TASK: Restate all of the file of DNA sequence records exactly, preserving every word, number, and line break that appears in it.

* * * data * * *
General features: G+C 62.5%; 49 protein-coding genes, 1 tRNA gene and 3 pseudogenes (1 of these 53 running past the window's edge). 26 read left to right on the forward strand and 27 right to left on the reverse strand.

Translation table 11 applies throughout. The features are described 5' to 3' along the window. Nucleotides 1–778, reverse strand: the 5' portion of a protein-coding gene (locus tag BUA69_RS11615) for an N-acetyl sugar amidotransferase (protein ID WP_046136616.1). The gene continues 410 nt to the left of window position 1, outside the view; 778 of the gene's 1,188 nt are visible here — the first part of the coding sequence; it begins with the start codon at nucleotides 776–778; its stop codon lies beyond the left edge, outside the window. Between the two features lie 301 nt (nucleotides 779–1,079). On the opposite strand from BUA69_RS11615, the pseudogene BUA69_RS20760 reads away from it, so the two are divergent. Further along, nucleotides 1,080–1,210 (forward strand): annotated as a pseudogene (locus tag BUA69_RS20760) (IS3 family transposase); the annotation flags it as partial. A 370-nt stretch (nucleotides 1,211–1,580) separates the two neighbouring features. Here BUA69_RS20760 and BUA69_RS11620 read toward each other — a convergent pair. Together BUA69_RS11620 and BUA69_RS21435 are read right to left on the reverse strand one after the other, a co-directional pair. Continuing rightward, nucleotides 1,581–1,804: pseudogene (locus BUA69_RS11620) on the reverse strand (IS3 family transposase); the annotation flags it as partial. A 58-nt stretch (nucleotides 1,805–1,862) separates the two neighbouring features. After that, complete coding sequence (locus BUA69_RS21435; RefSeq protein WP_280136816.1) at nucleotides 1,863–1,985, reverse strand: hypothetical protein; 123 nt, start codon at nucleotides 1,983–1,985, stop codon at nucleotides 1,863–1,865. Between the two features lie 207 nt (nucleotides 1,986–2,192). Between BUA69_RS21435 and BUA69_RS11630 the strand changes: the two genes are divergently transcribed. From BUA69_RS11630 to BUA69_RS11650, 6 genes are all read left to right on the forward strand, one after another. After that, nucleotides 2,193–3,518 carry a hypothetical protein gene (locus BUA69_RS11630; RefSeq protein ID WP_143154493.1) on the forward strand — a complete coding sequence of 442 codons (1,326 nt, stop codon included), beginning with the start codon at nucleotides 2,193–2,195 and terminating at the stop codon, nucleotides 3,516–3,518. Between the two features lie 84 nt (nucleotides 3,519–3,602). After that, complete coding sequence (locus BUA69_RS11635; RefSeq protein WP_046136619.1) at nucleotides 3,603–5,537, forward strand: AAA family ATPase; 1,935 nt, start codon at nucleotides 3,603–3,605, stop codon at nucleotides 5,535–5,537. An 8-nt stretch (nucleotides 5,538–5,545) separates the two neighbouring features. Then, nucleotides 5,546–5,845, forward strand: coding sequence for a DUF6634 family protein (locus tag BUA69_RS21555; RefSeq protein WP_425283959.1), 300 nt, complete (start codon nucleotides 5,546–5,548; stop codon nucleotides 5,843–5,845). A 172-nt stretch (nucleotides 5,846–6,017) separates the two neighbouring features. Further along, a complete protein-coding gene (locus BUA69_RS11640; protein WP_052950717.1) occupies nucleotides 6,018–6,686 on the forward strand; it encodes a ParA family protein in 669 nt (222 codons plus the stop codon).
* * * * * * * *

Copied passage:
General features: G+C 62.5%; 49 protein-coding genes, 1 tRNA gene and 3 pseudogenes (1 of these 53 running past the window's edge). 26 read left to right on the forward strand and 27 right to left on the reverse strand.

Translation table 11 applies throughout. The features are described 5' to 3' along the window. Nucleotides 1–778, reverse strand: the 5' portion of a protein-coding gene (locus tag BUA69_RS11615) for an N-acetyl sugar amidotransferase (protein ID WP_046136616.1). The gene continues 410 nt to the left of window position 1, outside the view; 778 of the gene's 1,188 nt are visible here — the first part of the coding sequence; it begins with the start codon at nucleotides 776–778; its stop codon lies beyond the left edge, outside the window. Between the two features lie 301 nt (nucleotides 779–1,079). On the opposite strand from BUA69_RS11615, the pseudogene BUA69_RS20760 reads away from it, so the two are divergent. Further along, nucleotides 1,080–1,210 (forward strand): annotated as a pseudogene (locus tag BUA69_RS20760) (IS3 family transposase); the annotation flags it as partial. A 370-nt stretch (nucleotides 1,211–1,580) separates the two neighbouring features. Here BUA69_RS20760 and BUA69_RS11620 read toward each other — a convergent pair. Together BUA69_RS11620 and BUA69_RS21435 are read right to left on the reverse strand one after the other, a co-directional pair. Continuing rightward, nucleotides 1,581–1,804: pseudogene (locus BUA69_RS11620) on the reverse strand (IS3 family transposase); the annotation flags it as partial. A 58-nt stretch (nucleotides 1,805–1,862) separates the two neighbouring features. After that, complete coding sequence (locus BUA69_RS21435; RefSeq protein WP_280136816.1) at nucleotides 1,863–1,985, reverse strand: hypothetical protein; 123 nt, start codon at nucleotides 1,983–1,985, stop codon at nucleotides 1,863–1,865. Between the two features lie 207 nt (nucleotides 1,986–2,192). Between BUA69_RS21435 and BUA69_RS11630 the strand changes: the two genes are divergently transcribed. From BUA69_RS11630 to BUA69_RS11650, 6 genes are all read left to right on the forward strand, one after another. After that, nucleotides 2,193–3,518 carry a hypothetical protein gene (locus BUA69_RS11630; RefSeq protein ID WP_143154493.1) on the forward strand — a complete coding sequence of 442 codons (1,326 nt, stop codon included), beginning with the start codon at nucleotides 2,193–2,195 and terminating at the stop codon, nucleotides 3,516–3,518. Between the two features lie 84 nt (nucleotides 3,519–3,602). After that, complete coding sequence (locus BUA69_RS11635; RefSeq protein WP_046136619.1) at nucleotides 3,603–5,537, forward strand: AAA family ATPase; 1,935 nt, start codon at nucleotides 3,603–3,605, stop codon at nucleotides 5,535–5,537. An 8-nt stretch (nucleotides 5,538–5,545) separates the two neighbouring features. Then, nucleotides 5,546–5,845, forward strand: coding sequence for a DUF6634 family protein (locus tag BUA69_RS21555; RefSeq protein WP_425283959.1), 300 nt, complete (start codon nucleotides 5,546–5,548; stop codon nucleotides 5,843–5,845). A 172-nt stretch (nucleotides 5,846–6,017) separates the two neighbouring features. Further along, a complete protein-coding gene (locus BUA69_RS11640; protein WP_052950717.1) occupies nucleotides 6,018–6,686 on the forward strand; it encodes a ParA family protein in 669 nt (222 codons plus the stop codon).